Designing for Ambiguity

When you introduce ambiguity, rather than control, into a system, people think for themselves and find a way to reach the right answer. ~ Mark McArthur Christie

The only traffic sign in the small northern Dutch village of Makkinga says ‘Verkeersbordvrij’ which translates as ‘free of traffic signs’. 

People living there have to find their own way around, negotiate for themselves, and use their own brains.

It’s part of a movement started by the late traffic engineer Hans Monderman of “designing for negotiation” where everyday citizens are treated like , you know , actual adults who , given agency , can co-design their own rules. It’s novel, as it is based on the radical assumption that not everyone is a complete idiot.

Of course, the idiots do exist. But as Monderman said in fascinating interview with Tom Vanderbilt “There’s a little part of society who don’t accept rules, who don’t accept social structures, It’s not up to a traffic engineer to change it.” A few weeks earlier, he said, a local 21-year-old who had just gotten his driver’s license had died in a crash. “He used drugs, alcohol. There’s not a street that can cope with that problem.”

And yet, all over the world, probably in the place you work, people design policies and rules aimed at stopping the 21 year old drunk driver lurking in all of us.

From your expenses policy , to the way you bill customers, to the way you monitor annual leave – the system all too often assumes the worst of us. That we aren’t to be trusted.

Corporate executive types and politicians assume they are far more trusted than they actually are. A recent survey by PwC found there is a glaring gap between the trust consumers have in companies (30%) and the trust business leaders think consumers have in their organisations (87%) – a 57 point chasm!

People forget that trust is reciprocal and should never be assumed. Indeed trust and trustworthiness should be understood as some kind of ‘reciprocal cooperation’. Why would you trust someone who behaves as if they don’t trust you?

So how can we design for trust? Partly this comes from the opening quote: if we introduce some degree of ambiguity and allow people to make personal choices it gives them agency. This in turn stops them feeling powerless – and moves them closer towards a position of trust.

Therefore if we designed our systems and institutions for users to negotiate themselves rather than dictating rules and controls – we might just find we are more trusted , as well as costing them a whole deal less.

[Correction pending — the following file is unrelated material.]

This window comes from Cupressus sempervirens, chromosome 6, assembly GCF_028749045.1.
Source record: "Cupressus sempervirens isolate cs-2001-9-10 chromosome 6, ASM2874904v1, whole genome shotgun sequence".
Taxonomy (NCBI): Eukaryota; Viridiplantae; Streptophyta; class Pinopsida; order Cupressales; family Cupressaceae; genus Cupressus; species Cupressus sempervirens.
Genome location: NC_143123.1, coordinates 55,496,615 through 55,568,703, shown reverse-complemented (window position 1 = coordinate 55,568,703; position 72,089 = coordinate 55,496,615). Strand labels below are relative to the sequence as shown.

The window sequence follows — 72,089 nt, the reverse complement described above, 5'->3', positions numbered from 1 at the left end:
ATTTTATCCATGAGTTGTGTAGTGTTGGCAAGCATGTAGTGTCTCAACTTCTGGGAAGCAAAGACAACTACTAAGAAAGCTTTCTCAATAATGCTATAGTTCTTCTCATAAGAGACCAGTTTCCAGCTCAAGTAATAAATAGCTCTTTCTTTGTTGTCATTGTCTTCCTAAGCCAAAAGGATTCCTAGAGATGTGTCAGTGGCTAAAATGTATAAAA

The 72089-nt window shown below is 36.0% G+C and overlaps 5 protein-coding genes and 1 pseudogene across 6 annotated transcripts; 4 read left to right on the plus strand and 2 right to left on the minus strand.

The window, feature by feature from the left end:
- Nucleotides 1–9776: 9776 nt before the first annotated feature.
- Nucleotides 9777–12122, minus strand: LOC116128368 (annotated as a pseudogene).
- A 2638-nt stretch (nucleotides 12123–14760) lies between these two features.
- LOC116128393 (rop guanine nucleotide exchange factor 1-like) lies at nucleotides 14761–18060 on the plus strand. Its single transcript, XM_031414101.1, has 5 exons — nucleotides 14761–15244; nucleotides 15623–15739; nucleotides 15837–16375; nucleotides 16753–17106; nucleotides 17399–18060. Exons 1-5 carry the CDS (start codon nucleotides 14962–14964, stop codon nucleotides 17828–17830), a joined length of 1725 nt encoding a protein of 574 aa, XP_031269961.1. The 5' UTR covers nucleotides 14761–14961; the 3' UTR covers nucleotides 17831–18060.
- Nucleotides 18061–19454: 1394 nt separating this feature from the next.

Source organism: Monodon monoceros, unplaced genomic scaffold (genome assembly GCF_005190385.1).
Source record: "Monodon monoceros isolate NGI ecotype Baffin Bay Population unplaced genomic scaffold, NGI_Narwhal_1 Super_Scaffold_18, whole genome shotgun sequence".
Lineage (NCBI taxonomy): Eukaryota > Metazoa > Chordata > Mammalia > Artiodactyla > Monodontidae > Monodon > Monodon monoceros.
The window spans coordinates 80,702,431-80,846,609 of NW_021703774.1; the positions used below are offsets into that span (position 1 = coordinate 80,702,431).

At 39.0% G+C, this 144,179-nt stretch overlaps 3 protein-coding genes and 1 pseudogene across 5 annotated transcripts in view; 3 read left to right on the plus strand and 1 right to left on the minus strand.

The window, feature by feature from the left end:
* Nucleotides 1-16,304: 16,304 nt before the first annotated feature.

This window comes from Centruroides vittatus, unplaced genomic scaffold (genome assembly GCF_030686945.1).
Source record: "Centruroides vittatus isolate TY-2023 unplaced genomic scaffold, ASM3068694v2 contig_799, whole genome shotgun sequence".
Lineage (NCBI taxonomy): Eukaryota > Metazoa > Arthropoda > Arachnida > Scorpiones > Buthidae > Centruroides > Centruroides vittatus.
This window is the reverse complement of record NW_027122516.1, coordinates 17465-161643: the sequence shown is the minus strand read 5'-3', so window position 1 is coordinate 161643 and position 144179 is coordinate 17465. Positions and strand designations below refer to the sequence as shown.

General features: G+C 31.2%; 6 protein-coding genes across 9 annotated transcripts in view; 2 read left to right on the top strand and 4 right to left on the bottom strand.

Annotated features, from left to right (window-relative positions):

On Monday I spent the afternoon with a customer of ours, and during the course of the conversation we identified probably half a dozen ways the organisation was standing in the way of potentially beneficial outcomes, probably without meaning to. It made me think again that many communities become apathetic precisely because of the way our services stand in the way of aspiration, killing bottom up innovation one tiny cut at a time.

There’s a curious train of thought across the social sector that seems to say “If we involve our customers more, we’ll be more trusted and therefore more accountable”. I’m sorry – but this is nonsense. The lack of trust in our organisations is driven by overly complex business models that fail to put the customer in any position of power. The idea that this will be solved by inviting them to read the minutes of your last Board meeting is, frankly, ludicrous.

We build transactional services despite the fact that we know that it’s relationships which make many services work.

We insist on knowing possible solutions are tried and tested despite the fact that communities are built by giving it a go and seeing what happens. Life is not something you can plot on a Gantt chart.

Hans Monderman once responded to a question as to why he didn’t see traffic signs as a way to change behaviour: “I don’t want traffic behaviour, I want social behaviour.”

How many of our processes, policies and practices truly promote social behaviour? And what would the world look like if they did?

A little risker?


But surely a world that was infinitely more co-operative and sharing. Where people felt they, not invisible and unaccountable others, had the control.

Related: Why Big Teams Keep Getting Bigger